Alex

Alex has been a frequent visitor to the Alberta Children’s Hospital since being diagnosed at age three with a brain condition called Chiari Malformation Type 1. His skull was too small for his brain causing the back of it to descend into the brain stem opening, building up fluid and pressure. The condition brought on debilitating migraines for the then two-year-old who could only express the pain he was experiencing by curling up on the couch, clinging to his head. It also affected his hearing and speech. Following an MRI which confirmed the malformation, his mom was told her young son would need brain surgery to relieve the pressure and slow down the symptoms. While not a guarantee it would stop his headaches, they knew it was the best option. Neurosurgeon Dr. Claire Gallagher performed a five-hour operation that involved removing the back of Alex’s skull and the portion of his brain that was descending and then patching it up with another piece of his skull. While the surgery helped improve his speech and hearing, it only relieved his headaches temporarily. He will soon seek care from experts at the Vi Riddell Pain and Rehab Clinic for his migraines.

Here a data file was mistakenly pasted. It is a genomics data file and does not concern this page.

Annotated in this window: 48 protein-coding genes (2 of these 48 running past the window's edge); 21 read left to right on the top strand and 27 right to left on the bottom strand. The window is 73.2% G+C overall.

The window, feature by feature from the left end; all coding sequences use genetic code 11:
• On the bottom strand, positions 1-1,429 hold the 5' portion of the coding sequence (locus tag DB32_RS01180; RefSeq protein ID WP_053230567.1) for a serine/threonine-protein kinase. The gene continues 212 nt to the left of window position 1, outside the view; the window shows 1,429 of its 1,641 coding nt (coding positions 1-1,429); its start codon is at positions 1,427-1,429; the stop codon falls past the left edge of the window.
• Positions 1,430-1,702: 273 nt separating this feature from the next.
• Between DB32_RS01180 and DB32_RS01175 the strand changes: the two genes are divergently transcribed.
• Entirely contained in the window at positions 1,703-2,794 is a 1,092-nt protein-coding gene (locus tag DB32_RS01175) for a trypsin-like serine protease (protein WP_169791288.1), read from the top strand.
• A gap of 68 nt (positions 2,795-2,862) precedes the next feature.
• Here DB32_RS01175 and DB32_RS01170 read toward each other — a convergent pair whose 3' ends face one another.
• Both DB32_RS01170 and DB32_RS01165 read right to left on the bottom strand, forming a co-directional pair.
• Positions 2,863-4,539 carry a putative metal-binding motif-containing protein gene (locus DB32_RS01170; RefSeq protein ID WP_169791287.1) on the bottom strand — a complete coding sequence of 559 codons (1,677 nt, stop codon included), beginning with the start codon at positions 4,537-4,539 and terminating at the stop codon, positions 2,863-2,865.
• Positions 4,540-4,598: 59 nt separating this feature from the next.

Alex is followed by neurology and neurosurgery to monitor any progression of his condition through MRIs. While his journey is still ongoing, he loves coming back to the hospital. His visits have been made more fun and more comfortable thanks to programs offered through Child Life Specialists, who through activities from art and music therapy to bingo and movie nights, aim to ease the anxiety that can come with hospitalization. Most recently, Alex has been able to try out the new “mock scanner” available at the hospital thanks to donations from our community to prepare him for his latest MRI. Since its arrival, the mock scanner, which looks and sounds like the real thing, is helping patients feel less nervous about the MRI process and is leading to fewer children needing a general anesthetic to stay calm for their actual scan. For Alex, it has reduced his anxiety for his MRI and the need for him to be sedated.

Cassandra says she is so thankful she and her family live in Calgary, in a community that is so supportive of the hospital, including the mock scanner that has helped him deal with anxiety related to his MRIs. Cassandra’s daughter has also benefitted from the Vein Viewer that was purchased by Radiothon listeners. The family loves the hospital so much that they organize a toy drive each year benefitting kids staying at the hospital over Christmas.

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